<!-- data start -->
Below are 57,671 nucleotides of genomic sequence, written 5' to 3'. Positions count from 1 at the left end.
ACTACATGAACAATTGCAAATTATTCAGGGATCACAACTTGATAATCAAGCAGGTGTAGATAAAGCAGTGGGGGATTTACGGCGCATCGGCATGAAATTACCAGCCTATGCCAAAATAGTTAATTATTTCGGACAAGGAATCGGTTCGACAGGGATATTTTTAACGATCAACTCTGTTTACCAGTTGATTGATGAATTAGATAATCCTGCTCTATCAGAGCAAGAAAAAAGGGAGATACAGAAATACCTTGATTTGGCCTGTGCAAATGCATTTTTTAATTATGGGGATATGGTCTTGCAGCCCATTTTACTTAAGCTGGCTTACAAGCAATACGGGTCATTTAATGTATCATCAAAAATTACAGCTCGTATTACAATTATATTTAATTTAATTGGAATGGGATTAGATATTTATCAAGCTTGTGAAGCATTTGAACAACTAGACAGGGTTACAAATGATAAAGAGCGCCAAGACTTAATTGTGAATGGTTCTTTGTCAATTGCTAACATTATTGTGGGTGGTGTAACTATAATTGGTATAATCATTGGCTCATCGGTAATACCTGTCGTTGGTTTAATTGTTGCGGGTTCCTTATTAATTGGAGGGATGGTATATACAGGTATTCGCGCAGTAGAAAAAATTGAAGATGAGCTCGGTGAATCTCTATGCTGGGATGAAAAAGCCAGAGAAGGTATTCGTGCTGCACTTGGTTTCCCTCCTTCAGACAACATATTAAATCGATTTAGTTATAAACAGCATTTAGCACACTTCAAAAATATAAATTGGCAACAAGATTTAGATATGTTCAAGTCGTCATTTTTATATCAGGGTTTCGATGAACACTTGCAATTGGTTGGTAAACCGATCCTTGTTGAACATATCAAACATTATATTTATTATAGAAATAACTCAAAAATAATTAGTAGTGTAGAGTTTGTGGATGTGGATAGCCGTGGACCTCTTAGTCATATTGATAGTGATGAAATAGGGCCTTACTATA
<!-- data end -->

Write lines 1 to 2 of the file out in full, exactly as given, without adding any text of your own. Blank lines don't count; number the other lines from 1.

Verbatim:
Below are 57,671 nucleotides of genomic sequence, written 5' to 3'. Positions count from 1 at the left end.
ACTACATGAACAATTGCAAATTATTCAGGGATCACAACTTGATAATCAAGCAGGTGTAGATAAAGCAGTGGGGGATTTACGGCGCATCGGCATGAAATTACCAGCCTATGCCAAAATAGTTAATTATTTCGGACAAGGAATCGGTTCGACAGGGATATTTTTAACGATCAACTCTGTTTACCAGTTGATTGATGAATTAGATAATCCTGCTCTATCAGAGCAAGAAAAAAGGGAGATACAGAAATACCTTGATTTGGCCTGTGCAAATGCATTTTTTAATTATGGGGATATGGTCTTGCAGCCCATTTTACTTAAGCTGGCTTACAAGCAATACGGGTCATTTAATGTATCATCAAAAATTACAGCTCGTATTACAATTATATTTAATTTAATTGGAATGGGATTAGATATTTATCAAGCTTGTGAAGCATTTGAACAACTAGACAGGGTTACAAATGATAAAGAGCGCCAAGACTTAATTGTGAATGGTTCTTTGTCAATTGCTAACATTATTGTGGGTGGTGTAACTATAATTGGTATAATCATTGGCTCATCGGTAATACCTGTCGTTGGTTTAATTGTTGCGGGTTCCTTATTAATTGGAGGGATGGTATATACAGGTATTCGCGCAGTAGAAAAAATTGAAGATGAGCTCGGTGAATCTCTATGCTGGGATGAAAAAGCCAGAGAAGGTATTCGTGCTGCACTTGGTTTCCCTCCTTCAGACAACATATTAAATCGATTTAGTTATAAACAGCATTTAGCACACTTCAAAAATATAAATTGGCAACAAGATTTAGATATGTTCAAGTCGTCATTTTTATATCAGGGTTTCGATGAACACTTGCAATTGGTTGGTAAACCGATCCTTGTTGAACATATCAAACATTATATTTATTATAGAAATAACTCAAAAATAATTAGTAGTGTAGAGTTTGTGGATGTGGATAGCCGTGGACCTCTTAGTCATATTGATAGTGATGAAATAGGGCCTTACTATA